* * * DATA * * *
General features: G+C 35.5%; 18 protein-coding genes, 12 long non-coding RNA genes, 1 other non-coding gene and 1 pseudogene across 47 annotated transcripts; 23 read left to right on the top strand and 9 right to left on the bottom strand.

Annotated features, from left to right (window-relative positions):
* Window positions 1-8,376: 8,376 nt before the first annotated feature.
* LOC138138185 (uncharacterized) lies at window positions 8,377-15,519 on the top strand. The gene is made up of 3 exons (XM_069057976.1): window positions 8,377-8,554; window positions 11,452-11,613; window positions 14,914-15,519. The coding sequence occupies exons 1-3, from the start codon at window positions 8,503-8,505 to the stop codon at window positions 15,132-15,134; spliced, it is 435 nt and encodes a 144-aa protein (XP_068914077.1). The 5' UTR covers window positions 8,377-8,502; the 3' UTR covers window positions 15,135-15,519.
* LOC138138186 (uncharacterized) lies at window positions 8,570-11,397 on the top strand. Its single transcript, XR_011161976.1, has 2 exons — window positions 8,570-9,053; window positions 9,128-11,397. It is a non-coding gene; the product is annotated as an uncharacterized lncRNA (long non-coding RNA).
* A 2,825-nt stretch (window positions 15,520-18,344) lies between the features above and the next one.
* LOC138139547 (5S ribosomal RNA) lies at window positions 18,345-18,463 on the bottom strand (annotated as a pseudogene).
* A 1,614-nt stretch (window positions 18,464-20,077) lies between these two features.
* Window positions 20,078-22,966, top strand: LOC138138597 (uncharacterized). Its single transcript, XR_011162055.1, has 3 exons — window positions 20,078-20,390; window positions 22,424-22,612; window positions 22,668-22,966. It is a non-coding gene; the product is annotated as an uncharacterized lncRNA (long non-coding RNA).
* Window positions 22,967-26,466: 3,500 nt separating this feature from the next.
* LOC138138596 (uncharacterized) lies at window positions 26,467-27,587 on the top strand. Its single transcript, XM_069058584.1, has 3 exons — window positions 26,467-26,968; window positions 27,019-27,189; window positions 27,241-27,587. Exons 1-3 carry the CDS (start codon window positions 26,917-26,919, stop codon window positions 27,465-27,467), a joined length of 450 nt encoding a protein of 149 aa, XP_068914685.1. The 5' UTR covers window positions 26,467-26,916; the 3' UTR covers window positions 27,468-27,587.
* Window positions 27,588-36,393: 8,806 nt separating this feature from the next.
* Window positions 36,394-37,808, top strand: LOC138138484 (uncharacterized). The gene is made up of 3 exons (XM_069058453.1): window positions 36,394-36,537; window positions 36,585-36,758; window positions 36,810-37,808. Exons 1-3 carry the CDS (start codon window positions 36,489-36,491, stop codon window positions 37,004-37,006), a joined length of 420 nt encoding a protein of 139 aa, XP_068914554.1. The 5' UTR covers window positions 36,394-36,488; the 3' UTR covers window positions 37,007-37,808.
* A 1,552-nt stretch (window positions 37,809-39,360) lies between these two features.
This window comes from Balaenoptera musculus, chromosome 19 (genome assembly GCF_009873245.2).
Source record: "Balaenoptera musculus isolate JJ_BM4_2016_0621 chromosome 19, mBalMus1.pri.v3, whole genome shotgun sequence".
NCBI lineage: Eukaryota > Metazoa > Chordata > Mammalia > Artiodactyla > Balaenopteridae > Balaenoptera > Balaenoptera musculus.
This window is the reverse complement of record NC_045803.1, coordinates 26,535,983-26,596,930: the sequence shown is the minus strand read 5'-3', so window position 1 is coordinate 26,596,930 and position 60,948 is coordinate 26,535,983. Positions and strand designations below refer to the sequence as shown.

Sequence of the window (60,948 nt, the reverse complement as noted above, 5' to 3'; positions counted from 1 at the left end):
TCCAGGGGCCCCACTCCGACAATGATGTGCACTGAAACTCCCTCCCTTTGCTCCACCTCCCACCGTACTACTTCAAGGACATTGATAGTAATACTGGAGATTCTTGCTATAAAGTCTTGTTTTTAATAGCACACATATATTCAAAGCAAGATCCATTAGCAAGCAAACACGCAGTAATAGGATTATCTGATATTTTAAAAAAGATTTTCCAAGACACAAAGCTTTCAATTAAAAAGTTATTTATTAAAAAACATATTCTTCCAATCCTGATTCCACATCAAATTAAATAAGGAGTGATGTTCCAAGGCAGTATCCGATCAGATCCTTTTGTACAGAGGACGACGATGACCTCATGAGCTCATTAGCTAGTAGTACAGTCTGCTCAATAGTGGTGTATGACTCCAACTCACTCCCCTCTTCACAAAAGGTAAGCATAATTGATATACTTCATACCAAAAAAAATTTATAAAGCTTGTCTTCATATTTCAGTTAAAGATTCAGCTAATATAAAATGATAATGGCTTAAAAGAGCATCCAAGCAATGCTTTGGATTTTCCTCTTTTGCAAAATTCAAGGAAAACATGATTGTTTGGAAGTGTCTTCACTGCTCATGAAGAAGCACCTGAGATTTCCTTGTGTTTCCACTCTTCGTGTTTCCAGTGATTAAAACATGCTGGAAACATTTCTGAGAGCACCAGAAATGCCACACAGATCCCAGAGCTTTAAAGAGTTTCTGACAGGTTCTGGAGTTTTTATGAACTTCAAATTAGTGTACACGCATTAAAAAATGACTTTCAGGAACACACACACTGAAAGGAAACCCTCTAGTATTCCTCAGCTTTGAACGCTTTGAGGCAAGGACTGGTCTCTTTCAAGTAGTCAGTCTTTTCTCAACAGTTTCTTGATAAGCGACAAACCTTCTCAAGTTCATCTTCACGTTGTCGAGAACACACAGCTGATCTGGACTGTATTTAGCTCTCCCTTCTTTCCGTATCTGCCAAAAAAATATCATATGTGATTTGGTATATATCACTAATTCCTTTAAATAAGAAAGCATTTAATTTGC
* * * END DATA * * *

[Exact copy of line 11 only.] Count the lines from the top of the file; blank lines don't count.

* LOC138138596 (uncharacterized) lies at window positions 26,467-27,587 on the top strand. Its single transcript, XM_069058584.1, has 3 exons — window positions 26,467-26,968; window positions 27,019-27,189; window positions 27,241-27,587. Exons 1-3 carry the CDS (start codon window positions 26,917-26,919, stop codon window positions 27,465-27,467), a joined length of 450 nt encoding a protein of 149 aa, XP_068914685.1. The 5' UTR covers window positions 26,467-26,916; the 3' UTR covers window positions 27,468-27,587.